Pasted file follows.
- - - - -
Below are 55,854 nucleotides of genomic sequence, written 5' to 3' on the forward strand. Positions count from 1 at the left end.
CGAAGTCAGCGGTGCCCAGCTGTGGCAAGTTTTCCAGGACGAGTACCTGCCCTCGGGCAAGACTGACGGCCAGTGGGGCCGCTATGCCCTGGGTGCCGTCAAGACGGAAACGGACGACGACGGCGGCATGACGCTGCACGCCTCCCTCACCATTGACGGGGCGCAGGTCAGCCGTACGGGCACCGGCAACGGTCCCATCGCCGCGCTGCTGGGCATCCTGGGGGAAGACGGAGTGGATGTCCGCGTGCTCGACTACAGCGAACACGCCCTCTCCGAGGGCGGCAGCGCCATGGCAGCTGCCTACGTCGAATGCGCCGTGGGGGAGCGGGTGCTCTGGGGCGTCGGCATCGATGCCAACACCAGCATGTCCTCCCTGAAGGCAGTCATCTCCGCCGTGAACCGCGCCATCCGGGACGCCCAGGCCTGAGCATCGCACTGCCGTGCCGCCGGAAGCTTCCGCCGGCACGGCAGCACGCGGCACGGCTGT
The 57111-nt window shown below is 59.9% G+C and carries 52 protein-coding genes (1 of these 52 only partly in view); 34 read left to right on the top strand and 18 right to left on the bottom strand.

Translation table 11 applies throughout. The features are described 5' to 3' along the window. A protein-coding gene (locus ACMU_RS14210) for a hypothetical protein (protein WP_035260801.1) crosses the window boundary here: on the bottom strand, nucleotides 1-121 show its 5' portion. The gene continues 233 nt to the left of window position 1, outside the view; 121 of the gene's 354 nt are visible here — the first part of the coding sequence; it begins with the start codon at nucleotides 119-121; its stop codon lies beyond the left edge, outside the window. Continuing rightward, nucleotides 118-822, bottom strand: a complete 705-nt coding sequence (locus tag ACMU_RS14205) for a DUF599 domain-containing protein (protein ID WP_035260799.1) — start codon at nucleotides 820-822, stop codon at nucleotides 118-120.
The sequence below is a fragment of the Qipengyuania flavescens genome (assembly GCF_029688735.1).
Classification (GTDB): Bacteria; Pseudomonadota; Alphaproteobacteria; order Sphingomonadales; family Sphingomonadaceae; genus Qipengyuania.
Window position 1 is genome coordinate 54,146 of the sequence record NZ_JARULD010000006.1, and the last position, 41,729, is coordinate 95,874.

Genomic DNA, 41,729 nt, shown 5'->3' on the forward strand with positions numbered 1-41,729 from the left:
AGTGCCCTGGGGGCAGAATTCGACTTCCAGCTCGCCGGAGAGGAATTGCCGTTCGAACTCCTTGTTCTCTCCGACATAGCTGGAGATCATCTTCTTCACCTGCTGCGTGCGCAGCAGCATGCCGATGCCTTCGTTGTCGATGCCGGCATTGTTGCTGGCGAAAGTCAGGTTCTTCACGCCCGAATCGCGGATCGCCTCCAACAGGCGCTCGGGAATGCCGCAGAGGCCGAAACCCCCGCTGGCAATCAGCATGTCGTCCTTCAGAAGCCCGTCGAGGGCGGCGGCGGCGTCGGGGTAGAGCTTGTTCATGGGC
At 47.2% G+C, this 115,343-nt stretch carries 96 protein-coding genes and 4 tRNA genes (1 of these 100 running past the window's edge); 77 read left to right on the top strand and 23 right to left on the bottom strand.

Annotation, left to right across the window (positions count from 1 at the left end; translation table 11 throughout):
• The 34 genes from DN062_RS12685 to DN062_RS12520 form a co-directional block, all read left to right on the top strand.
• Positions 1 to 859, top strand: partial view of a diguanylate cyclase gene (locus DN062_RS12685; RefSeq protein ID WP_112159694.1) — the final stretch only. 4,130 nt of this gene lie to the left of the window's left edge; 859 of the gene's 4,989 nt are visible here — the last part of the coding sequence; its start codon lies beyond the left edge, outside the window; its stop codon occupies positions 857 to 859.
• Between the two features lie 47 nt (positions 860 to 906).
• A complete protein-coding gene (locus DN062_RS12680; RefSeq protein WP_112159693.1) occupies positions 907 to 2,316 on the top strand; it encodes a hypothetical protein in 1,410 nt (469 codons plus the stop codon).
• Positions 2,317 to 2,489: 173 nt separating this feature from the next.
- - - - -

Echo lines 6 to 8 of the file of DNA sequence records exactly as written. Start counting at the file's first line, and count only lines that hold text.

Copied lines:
Classification (GTDB): Bacteria; Pseudomonadota; Alphaproteobacteria; order Sphingomonadales; family Sphingomonadaceae; genus Qipengyuania.
Window position 1 is genome coordinate 54,146 of the sequence record NZ_JARULD010000006.1, and the last position, 41,729, is coordinate 95,874.

Genomic DNA, 41,729 nt, shown 5'->3' on the forward strand with positions numbered 1-41,729 from the left: